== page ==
The FDA Is Reversing What It Said About Soy's Health Benefits
The FDA released a statement this week "proposing a rule to revoke health claims associated with soy protein and heart disease"—a move that may leave the popular plant protein's future in limbo.
"For the first time, we have considered it necessary to propose a rule to revoke a health claim because numerous studies published since the claim was authorized in 1999 have presented inconsistent findings on the relationship between soy protein and heart disease," said Susan Mayne, director of the FDA’s Center for Food Safety and Applied Nutrition, in a statement. "This proposed action, which has undergone a thorough FDA review, underscores our commitment to providing consumers with information they can trust to make informed dietary choices."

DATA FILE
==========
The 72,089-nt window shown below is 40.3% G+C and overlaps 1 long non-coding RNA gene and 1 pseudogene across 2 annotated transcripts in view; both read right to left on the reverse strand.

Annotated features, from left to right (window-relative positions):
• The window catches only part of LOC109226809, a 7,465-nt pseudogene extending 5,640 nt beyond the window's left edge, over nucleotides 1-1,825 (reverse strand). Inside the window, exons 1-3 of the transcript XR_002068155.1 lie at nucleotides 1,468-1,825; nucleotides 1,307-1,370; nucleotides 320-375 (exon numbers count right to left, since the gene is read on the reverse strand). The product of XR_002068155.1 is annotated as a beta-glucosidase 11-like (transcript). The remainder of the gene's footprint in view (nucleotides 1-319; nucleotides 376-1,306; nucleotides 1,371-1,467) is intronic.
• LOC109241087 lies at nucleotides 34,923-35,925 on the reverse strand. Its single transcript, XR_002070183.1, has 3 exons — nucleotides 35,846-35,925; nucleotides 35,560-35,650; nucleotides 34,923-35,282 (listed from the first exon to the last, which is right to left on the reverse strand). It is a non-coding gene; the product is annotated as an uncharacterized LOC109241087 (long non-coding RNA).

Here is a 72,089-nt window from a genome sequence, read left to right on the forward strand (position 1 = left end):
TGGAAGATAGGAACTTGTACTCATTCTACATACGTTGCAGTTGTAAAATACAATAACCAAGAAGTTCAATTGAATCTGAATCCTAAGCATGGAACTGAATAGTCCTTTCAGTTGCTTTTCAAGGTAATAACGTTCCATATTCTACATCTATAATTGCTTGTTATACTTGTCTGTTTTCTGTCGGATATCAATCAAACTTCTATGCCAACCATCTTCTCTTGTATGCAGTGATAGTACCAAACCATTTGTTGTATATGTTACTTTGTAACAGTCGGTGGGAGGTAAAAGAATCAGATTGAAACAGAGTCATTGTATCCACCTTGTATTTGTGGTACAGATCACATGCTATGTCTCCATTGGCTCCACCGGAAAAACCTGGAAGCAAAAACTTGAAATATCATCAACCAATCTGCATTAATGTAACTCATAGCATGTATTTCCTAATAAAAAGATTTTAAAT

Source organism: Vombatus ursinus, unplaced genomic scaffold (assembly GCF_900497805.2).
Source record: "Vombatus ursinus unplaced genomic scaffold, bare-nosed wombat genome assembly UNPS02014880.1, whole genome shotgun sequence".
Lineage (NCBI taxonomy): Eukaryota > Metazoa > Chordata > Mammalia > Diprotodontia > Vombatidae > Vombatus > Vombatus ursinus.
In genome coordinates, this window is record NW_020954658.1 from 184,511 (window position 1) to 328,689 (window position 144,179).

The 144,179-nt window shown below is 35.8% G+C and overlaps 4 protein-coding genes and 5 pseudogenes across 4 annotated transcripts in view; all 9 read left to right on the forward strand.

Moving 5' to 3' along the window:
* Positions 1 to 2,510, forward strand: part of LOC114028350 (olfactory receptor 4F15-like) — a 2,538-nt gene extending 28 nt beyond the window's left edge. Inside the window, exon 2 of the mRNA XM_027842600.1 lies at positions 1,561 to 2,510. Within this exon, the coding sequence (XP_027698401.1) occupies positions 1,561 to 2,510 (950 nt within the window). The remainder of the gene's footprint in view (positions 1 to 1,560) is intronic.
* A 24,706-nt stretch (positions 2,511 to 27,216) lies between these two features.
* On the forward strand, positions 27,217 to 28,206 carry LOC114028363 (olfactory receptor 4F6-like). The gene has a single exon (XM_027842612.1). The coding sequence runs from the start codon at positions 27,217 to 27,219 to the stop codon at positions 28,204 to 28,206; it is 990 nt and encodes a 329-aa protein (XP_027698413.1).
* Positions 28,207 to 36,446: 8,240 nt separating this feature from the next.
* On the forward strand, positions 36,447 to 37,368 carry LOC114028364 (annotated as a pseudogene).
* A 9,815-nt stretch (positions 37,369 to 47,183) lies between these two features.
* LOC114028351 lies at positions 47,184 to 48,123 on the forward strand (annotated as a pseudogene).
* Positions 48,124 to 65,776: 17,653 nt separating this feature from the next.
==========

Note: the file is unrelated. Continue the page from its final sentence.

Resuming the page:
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The FDA does admit there is still "some" evidence that suggests a relationship between soy protein and a reduced risk of heart disease (it's just not as strong as previously thought and it doesn't mean soy is bad for you); if the rule is finalized, it would change how the claims are expressed on product packaging.
“While the FDA has revoked the heart health claim around soy due to conflicting evidence, from a nutritional perspective, consuming soy over high fat animal and dairy products automatically promotes better health, including heart health," says celebrity nutritionist Paula Simpson.